"Four women sleep."
Translation:Quattuor feminae dormiunt.
If you want to know the relationship of 'quattuor' to English 'four', it's from an Indo-European kwetwōr, which became Germanic feðwōr (from an earlier petwōr, where Kw > P). In North and West Germanic languages the dental sound was weakened to fewōr, which thence became modern 'four'.
This Kw > P can be seen between Latin and Greek with Quinque/Pénte, both from an Indo-European Pénkwe. The Germanic form is fimf (from an earlier pimpe), which became modern English 'five' (/mf/ creates Nasal Spirant, so the nasal disappears but the vowel is lengthened instead).
As long as you know this Kw/P(F) rule, many forms such as numbers will be easy to connect.
Hi, Arkhaeaeon, This is fascinating. Especially what you were saying about "pimpe". The number 5. As you may know there is an old way in the UK of counting sheep - there are many variations but here is one "Yan, tan, tether, mether, pip" obviously meaning "One, two three, four, five." Here is a link to a rather sad song about a shepherdess. . .https://www.youtube.com/watch?v=TiXINuf5nbI . ..by Jake Thakray, which explains it well. The shepherdess was actually his own great-aunt so it's quite a powerful piece of musical poetry. But there are so many variations on this counting system, from pip to pimp even to mumph - and that's just on the number five! Here is a link to some of them. https://en.wikipedia.org/wiki/Yan_Tan_Tethera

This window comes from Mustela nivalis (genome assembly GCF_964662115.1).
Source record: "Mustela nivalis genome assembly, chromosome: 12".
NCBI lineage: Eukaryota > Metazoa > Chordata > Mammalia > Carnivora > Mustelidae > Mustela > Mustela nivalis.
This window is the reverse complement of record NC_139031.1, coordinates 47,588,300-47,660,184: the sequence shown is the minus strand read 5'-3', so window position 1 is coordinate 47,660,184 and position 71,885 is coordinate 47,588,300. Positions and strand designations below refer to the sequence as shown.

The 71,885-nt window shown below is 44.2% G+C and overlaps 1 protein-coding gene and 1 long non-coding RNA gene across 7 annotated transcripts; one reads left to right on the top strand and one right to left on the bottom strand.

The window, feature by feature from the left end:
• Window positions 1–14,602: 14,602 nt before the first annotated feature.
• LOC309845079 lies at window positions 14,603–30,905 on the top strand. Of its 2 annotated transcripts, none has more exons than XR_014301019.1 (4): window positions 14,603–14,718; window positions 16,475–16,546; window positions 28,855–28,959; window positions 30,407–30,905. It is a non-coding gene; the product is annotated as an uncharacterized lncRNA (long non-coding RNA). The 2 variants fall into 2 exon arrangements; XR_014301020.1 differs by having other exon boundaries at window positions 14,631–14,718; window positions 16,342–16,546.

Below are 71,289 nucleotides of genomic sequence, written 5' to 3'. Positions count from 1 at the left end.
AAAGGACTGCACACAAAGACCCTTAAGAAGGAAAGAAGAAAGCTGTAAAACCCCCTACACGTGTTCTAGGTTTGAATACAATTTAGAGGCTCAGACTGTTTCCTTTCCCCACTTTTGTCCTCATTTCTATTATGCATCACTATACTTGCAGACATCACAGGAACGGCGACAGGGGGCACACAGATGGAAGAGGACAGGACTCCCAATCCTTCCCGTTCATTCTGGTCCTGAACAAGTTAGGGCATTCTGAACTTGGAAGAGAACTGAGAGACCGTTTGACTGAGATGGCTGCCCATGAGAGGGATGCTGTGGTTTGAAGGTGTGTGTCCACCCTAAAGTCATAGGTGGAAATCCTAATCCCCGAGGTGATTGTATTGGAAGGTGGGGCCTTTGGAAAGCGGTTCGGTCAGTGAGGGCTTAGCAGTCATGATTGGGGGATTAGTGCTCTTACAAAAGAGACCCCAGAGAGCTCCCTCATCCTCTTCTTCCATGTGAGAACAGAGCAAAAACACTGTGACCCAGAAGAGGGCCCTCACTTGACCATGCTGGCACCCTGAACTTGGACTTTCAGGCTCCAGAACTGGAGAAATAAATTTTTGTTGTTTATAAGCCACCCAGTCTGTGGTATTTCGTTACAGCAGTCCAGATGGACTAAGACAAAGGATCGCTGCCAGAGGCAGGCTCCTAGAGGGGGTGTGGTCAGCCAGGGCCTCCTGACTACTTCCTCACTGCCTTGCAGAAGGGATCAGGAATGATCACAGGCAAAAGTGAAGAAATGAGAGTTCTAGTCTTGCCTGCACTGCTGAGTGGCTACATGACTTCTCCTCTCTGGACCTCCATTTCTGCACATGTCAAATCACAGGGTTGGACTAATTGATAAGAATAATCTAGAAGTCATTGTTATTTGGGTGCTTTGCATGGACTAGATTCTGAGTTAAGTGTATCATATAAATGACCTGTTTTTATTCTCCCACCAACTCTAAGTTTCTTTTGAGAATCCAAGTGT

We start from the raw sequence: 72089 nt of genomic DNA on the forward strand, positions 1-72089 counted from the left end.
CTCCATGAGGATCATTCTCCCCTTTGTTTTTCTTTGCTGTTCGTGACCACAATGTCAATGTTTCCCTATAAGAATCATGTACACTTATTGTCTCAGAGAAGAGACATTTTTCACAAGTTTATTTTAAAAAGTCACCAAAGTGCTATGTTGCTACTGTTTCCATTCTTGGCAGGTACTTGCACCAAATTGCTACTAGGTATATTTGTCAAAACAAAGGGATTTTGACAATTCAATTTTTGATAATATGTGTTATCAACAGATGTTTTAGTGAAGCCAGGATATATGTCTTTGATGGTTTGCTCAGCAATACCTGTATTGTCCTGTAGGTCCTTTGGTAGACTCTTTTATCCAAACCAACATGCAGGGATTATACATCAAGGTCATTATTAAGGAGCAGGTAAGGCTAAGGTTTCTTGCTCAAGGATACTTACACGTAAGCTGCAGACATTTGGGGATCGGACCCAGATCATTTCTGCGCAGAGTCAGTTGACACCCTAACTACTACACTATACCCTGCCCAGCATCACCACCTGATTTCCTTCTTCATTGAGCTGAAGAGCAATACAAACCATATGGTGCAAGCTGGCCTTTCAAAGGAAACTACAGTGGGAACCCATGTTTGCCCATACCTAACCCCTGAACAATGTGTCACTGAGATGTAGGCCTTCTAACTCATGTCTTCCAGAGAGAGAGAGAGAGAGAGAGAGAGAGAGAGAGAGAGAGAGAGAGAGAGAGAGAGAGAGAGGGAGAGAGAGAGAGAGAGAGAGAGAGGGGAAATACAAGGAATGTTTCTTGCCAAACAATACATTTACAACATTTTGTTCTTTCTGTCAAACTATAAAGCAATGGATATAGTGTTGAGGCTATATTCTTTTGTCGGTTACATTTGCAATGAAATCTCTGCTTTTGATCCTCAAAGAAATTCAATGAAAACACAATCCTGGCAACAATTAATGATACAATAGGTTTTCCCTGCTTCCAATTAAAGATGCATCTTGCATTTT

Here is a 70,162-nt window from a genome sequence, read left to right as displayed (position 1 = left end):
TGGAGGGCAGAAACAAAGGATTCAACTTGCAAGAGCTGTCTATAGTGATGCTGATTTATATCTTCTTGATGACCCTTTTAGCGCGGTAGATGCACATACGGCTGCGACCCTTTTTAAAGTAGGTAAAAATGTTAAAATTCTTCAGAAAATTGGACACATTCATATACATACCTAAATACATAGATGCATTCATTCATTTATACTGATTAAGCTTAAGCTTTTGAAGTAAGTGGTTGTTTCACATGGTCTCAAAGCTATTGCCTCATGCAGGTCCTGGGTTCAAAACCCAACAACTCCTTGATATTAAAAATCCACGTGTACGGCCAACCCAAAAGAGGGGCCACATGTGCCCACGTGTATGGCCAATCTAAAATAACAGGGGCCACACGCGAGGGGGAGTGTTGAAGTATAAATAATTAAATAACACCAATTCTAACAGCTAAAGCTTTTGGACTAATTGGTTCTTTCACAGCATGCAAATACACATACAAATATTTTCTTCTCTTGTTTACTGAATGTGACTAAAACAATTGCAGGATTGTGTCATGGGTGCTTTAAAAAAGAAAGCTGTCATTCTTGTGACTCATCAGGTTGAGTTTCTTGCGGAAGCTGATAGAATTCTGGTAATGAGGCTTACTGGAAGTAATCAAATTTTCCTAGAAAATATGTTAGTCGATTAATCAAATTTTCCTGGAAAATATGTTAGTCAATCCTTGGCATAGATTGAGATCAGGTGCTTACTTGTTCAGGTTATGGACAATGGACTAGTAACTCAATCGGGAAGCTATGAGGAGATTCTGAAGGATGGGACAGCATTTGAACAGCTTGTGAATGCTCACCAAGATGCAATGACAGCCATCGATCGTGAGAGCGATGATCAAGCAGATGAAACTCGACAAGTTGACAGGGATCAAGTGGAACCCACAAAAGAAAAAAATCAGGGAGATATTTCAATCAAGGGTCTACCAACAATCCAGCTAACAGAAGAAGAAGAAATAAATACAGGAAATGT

As you might have guessed, I'm fascinated by etymology and I suspect you might be also, so thanks for your very interesting explanation.
Don't sure about does the "four" has the feminine form (for example in Russian we have gendered forms only for one and two) but even if it has, isn't -ae ending plural? You don't say "fours women", right? It would mean something like multiple groups with four women in each